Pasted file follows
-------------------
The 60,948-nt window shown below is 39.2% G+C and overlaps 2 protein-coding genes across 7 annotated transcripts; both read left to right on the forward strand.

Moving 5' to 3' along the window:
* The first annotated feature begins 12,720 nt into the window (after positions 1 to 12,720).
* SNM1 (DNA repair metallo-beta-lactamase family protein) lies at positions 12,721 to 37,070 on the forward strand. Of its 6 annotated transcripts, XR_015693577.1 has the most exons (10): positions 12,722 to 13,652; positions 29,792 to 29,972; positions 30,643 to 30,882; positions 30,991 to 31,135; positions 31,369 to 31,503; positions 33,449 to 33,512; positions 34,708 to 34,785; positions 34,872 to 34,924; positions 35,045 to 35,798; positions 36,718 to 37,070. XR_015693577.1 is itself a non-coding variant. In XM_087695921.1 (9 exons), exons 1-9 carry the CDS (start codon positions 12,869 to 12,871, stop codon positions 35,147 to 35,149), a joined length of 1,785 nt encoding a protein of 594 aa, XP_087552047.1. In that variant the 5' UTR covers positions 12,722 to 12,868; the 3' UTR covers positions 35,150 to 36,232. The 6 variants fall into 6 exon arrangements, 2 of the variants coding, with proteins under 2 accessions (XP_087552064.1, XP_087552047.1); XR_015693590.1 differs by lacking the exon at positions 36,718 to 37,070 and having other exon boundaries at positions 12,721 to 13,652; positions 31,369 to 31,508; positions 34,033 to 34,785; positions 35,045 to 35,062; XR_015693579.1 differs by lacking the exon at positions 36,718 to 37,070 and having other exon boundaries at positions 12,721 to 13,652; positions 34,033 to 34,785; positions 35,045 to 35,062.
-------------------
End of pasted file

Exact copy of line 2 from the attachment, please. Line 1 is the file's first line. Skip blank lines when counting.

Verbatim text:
Moving 5' to 3' along the window: